The use of drugs to encourage red blood cell formation (erythropoiesis-stimulating agents) in cancer patients with anemia increases the risk of death and serious adverse events such as blood clots, found a new study in the Canadian Medical Association Journal (CMAJ).
While the relative increased risk of death was only 15-16%, because of the high mortality rates in cancer patients this increase might translate into significant numbers of people.
"These findings suggest that erythropoiesis-stimulating agents should not be routinely used as an alternative to blood transfusion in patients with chemotherapy-induced anemia unless future studies document safety and clinical benefits in this population," write Dr. Marcello Tonelli from the University of Alberta and coauthors.
Anemia in cancer patients can develop because of the cancer itself or because of treatments such as chemotherapy. Treatment with agents to stimulate red blood cell formation has been widely used to improve quality of life for many patients and as an alternative to blood transfusions. However, these agents are expensive and reimbursement policies in Canada vary across provinces and territories.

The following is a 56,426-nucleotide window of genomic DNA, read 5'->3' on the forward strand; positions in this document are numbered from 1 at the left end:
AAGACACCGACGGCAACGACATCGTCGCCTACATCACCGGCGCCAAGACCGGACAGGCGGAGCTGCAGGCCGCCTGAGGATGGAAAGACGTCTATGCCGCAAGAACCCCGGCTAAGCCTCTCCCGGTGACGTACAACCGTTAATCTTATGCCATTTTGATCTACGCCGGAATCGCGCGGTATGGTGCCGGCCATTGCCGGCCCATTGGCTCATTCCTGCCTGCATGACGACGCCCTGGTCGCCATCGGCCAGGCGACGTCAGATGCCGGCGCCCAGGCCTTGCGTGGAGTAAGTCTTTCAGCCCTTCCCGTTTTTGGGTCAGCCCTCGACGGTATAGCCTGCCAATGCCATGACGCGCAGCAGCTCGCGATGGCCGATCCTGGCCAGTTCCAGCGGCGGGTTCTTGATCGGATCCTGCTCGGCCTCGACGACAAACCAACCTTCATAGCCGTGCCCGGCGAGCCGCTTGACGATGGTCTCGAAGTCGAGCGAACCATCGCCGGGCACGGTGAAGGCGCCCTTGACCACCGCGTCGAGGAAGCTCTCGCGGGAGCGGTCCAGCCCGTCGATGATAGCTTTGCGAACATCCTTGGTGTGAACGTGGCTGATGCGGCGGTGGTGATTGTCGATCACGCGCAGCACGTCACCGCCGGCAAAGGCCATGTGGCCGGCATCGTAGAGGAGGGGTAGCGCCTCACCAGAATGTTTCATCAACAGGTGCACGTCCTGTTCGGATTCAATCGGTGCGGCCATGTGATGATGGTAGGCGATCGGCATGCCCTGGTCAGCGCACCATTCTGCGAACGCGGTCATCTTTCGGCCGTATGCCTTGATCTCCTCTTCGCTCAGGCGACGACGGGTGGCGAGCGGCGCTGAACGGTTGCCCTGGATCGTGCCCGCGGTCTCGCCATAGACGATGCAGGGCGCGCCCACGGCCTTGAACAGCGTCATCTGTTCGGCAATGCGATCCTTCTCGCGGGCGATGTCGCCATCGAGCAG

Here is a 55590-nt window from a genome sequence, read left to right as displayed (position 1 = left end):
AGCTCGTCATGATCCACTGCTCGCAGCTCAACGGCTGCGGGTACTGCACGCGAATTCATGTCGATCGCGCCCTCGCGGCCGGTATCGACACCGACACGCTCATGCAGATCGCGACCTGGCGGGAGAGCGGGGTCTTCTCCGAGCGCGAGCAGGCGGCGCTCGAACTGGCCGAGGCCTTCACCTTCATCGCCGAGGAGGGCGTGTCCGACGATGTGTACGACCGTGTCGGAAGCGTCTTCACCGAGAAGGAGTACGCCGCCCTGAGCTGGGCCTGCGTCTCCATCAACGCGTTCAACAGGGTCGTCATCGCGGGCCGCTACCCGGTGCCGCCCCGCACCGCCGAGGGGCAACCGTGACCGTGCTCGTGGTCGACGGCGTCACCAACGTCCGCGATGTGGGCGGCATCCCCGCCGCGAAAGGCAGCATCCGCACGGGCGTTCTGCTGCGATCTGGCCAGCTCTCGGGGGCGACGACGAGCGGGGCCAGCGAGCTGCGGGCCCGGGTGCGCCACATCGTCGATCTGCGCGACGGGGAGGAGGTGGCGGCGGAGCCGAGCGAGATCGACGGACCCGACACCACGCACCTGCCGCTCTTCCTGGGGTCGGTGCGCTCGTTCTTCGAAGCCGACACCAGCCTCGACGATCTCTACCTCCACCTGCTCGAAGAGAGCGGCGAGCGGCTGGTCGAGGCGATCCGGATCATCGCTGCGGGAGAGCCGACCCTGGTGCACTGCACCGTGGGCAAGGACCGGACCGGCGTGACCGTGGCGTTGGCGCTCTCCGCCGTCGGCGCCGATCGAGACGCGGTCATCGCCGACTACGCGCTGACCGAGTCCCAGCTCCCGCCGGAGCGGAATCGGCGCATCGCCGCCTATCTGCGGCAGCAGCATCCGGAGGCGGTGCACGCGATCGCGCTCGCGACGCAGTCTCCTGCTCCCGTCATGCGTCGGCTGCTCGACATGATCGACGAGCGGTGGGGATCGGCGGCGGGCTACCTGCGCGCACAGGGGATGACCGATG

The study, a meta-analysis of 52 clinical trials with 12,006 participants, was based on work done for the Canadian Agency for Drugs and Technologies in Health (CADTH) to summarize the benefits and harms of these agents in adults with cancer-related anemia.
The findings, which are consistent with studies from the United States and the United Kingdom, provide important information for clinicians treating cancer patients and for Canadian policy makers regarding drug reimbursement plans.
"Our findings suggest that existing practice guidelines should be revised to recommend against the routine use of erythropoiesis-stimulating agents as an alternative to blood transfusion in patients with cancer," conclude the authors. The authors add that erythropoiesis-stimulating agents may be warranted in situations where blood transfusions are not possible or practical.
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